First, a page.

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Rev Sci Tech. 2003 Apr;22(1):145-56.

Transmissible spongiform encephalopathies in non-domestic animals: origin, transmission and risk factors.

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Department of Veterinary Sciences, University of Wyoming, College of Agriculture, 1174 Snowy Range Road, Laramie, Wyoming 82070, United States of America.


The transmissible spongiform encephalopathies (TSEs), scrapie and bovine spongiform encephalopathy (BSE), are serious diseases of domestic animals. Although not as significant in terms of numbers of animals affected or geographical distribution, TSEs also affect non-domestic animals. Transmissible mink encephalopathy (TME) was the first TSE to be identified in non-domestic animals. This disease of captive mink (Mustela vison) is very rare and is associated with exposure through feed contaminated by a TSE agent. The second TSE to be identified in non-domestic animals was chronic wasting disease (CWD) of deer and elk. This disease is not known to be associated with feedstuffs contaminated with the agent of CWD, but the natural route of exposure appears to be oral, possibly through direct interaction between animals or through environmental contamination. Over the last five years, the known distribution of CWD across North America has expanded, increasing concerns over the impact of this disease on populations of free-ranging cervids and the viability of game farming industries. Concurrent with the epidemic of BSE, a variety of non-domestic ruminants and felid species were also affected in the United Kingdom, presumably through exposure to the agent in contaminated feed. These examples illustrate that when non-domestic animals are held in captivity, they depend upon feeds supplied by their caretakers and may show degrees of susceptibility to infectious agents in feeds which vary from those of domestic species. Although humans have less influence over exposure of free-ranging species to infectious agents, monitoring these populations for diseases may be important for managing the health of these animals. It is important to institute or continue surveillance for an entire range of infectious diseases, including TSEs, in free-ranging and captive non-domestic species. Study of diseases in these species may provide important information about infectious agents of concern for domestic animals and humans.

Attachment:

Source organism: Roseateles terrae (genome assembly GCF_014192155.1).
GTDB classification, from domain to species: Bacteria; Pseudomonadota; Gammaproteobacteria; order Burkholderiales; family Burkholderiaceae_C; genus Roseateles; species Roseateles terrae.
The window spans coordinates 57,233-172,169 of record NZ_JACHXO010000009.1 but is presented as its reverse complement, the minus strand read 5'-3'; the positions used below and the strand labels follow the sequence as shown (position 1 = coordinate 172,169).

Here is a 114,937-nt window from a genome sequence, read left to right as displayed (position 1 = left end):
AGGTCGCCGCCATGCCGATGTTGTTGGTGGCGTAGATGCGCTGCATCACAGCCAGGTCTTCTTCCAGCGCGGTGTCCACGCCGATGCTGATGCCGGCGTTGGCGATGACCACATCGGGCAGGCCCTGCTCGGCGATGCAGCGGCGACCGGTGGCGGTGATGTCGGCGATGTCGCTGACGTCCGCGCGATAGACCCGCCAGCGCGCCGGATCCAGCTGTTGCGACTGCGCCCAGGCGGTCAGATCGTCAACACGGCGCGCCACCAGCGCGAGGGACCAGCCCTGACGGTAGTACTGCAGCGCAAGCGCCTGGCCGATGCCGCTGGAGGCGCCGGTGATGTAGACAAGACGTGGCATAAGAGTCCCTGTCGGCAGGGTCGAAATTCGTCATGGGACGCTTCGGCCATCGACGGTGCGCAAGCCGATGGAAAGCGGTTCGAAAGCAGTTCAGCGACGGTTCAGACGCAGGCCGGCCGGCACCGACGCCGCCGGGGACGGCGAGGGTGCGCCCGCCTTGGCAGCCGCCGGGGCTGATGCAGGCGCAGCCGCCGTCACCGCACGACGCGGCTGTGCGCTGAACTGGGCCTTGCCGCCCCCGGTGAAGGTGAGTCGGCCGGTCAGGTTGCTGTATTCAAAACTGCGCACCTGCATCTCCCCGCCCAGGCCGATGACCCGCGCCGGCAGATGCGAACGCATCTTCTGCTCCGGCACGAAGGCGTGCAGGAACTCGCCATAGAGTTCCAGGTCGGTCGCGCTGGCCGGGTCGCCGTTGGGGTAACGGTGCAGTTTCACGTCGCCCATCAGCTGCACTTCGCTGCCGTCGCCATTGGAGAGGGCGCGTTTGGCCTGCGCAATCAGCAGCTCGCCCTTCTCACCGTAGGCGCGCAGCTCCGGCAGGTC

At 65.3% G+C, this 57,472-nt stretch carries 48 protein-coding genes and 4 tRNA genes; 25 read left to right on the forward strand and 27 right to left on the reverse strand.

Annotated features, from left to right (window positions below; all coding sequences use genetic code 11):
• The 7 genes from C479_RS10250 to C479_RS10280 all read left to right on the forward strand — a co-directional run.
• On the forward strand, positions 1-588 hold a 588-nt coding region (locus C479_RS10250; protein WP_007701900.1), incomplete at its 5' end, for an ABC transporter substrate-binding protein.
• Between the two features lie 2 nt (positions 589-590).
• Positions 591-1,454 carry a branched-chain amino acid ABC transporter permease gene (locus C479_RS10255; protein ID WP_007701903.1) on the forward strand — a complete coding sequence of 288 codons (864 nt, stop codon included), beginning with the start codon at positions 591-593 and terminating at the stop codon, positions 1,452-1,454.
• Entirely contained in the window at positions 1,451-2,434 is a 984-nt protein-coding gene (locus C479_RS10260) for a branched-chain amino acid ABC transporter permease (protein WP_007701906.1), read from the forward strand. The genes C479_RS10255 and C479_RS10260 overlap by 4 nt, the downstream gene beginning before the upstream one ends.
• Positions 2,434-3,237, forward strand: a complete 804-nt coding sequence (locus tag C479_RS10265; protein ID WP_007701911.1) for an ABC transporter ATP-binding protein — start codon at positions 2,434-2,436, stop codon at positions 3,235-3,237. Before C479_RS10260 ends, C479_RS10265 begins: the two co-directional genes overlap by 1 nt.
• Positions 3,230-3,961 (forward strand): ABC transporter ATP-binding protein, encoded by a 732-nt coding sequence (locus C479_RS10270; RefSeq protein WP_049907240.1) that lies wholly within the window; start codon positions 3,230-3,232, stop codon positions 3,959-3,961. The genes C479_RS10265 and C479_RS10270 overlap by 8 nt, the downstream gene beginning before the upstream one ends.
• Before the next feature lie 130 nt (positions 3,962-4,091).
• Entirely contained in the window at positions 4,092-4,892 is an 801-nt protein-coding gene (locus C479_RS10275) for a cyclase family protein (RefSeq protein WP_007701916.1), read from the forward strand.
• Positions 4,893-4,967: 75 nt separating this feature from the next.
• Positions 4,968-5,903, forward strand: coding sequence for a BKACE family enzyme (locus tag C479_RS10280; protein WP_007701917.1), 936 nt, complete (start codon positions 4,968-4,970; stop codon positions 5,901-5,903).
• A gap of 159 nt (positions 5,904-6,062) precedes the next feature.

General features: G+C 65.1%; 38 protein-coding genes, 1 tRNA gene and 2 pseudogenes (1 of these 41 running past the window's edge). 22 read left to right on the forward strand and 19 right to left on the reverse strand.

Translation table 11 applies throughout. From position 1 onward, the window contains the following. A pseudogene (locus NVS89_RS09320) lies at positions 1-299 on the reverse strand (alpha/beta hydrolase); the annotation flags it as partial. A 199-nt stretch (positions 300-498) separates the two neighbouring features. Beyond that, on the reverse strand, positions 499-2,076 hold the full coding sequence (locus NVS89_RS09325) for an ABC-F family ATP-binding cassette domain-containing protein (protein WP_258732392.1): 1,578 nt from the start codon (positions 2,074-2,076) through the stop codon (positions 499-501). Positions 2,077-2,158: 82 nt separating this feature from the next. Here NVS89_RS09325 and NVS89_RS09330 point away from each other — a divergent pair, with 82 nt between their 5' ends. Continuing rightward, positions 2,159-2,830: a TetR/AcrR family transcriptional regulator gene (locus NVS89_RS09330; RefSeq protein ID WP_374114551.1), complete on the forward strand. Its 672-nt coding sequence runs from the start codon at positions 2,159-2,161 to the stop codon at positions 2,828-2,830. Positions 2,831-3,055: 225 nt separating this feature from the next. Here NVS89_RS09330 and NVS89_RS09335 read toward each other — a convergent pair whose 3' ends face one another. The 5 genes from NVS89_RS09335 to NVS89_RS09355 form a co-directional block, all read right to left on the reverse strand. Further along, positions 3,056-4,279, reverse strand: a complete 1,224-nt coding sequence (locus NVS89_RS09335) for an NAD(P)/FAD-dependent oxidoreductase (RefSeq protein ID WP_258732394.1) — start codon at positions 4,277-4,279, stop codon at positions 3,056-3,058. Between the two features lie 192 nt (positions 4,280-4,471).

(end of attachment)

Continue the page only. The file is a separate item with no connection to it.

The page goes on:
[Indexed for MEDLINE]

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